You can find my WordPress specific vim configuration here on Github. I need to dig back into it and update it because I’m a Vim user.

You can find the full documentation on ACK here.

Recently this audit summary from US local governments and courts came up in the security channel for a client. Specifically item 2.1 which recommends that users are routinely asked to change their passwords. Specifically it says:

Without requiring passwords to be periodically changed, the likelihood that accounts could be compromised and used by unauthorized individuals to gain access to sensitive information is increased.

Ensure passwords are periodically changed to prevent unauthorized access to computers and data

On the face of it, this sounds like a good idea. If there is a password breach, then making sure that you’re users are regularly rotating their passwords should help ensure that any compromised passwords are periodically changed. No more worries about those compromised passwords…right?

What Forcing Password Changes Really Does

By nature, humans are lazy. That’s why we reuse passwords and why password is consistently a common password found in breaches. When you force password changes on users regularly, they just get lazier. password becomes password1 then becomes password123, both of which are on the list above of regularly compromised passwords.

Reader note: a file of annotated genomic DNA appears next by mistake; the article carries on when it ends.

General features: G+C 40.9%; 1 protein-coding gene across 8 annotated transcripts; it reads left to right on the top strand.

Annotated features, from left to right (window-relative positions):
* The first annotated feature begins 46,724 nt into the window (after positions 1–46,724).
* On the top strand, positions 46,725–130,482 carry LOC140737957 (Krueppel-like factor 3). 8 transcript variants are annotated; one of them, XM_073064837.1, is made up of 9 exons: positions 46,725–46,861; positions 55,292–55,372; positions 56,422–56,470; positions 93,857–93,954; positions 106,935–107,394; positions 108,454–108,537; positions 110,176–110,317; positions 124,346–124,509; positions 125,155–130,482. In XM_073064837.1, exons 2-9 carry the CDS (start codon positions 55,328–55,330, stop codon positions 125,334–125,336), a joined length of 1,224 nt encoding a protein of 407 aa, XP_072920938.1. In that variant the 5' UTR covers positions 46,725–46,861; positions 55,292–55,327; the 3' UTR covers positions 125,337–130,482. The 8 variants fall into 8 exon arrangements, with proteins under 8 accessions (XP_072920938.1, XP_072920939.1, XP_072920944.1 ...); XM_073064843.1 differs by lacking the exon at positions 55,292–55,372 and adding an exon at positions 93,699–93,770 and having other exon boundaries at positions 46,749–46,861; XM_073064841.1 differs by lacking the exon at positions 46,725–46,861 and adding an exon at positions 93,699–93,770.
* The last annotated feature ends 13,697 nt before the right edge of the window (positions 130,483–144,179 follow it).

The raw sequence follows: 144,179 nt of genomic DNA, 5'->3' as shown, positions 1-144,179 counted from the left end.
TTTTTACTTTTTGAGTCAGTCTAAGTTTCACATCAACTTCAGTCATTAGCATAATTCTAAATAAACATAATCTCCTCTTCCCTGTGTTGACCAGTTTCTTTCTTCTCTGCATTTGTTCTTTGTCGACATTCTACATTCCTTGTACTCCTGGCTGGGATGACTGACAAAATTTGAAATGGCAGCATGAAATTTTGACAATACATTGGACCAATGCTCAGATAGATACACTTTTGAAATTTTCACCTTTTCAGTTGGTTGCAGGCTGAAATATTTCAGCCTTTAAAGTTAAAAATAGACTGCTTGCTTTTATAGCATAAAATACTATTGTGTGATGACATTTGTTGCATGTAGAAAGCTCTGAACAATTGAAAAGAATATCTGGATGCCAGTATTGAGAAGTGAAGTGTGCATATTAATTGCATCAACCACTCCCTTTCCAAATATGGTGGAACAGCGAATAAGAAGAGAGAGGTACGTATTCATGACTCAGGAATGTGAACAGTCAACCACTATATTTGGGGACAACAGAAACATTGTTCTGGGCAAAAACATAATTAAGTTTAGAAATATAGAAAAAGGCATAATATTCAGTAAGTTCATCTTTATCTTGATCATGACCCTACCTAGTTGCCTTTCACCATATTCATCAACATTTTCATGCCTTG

That brings us to this 2010 study that examines the utility of getting people to change their passwords. It finds…that users just transform their passwords in predictable ways I highlighted above. The study shows that around 41% of passwords that were regularly changed would be crackable with the techniques shown in their study. It shows that 17% of passwords would be crackable in 5 guesses.

So forcing password recycling seems like a good idea, but does little to improve security.

What Should You Do Instead?

Let’s talk about some of the things you should be doing with your passwords to keep them strong and secure according to NIST Guidelines.

First, and this isn’t specifically in the guidelines, you should be using a password manager like 1Password or Bitwarden. One of the biggest reasons users choose insecure passwords is that they try to remember them. Human memory isn’t great for random strings of text, so they use insecure password practices like including their username or the site name in their password. By having a password manager generate your passwords for you, you can be more sure that you’re getting truly random unique passwords.

Second, when you’re accepting user passwords check them against data breach databases and reject passwords that match these databases. Password databases from breaches are used regularly in attacks that try to guess passwords so just don’t allow them.

Third, use two-factor (2FA) authentication, but don’t allow SMS as a way to send SMS codes. It’s not hard to spoof SIM cards, or to use social engineering to get access to an account you shouldn’t have access to. If you’re able to do this then you have access to SMS 2FA codes. You should be using a tool like Authy to store your 2FA codes.

Fourth, lock users out of accounts and require admin intervention after 10 password attempts. I suppose it would be okay to lock someone out for a limited amount of time on the first 10 guesses, but then if you allow them to try again after 20 minutes those next 10 guesses should lock them out entirely until an admin deals with whatever is going on. The higher the risks to a breach, the more strict you should be.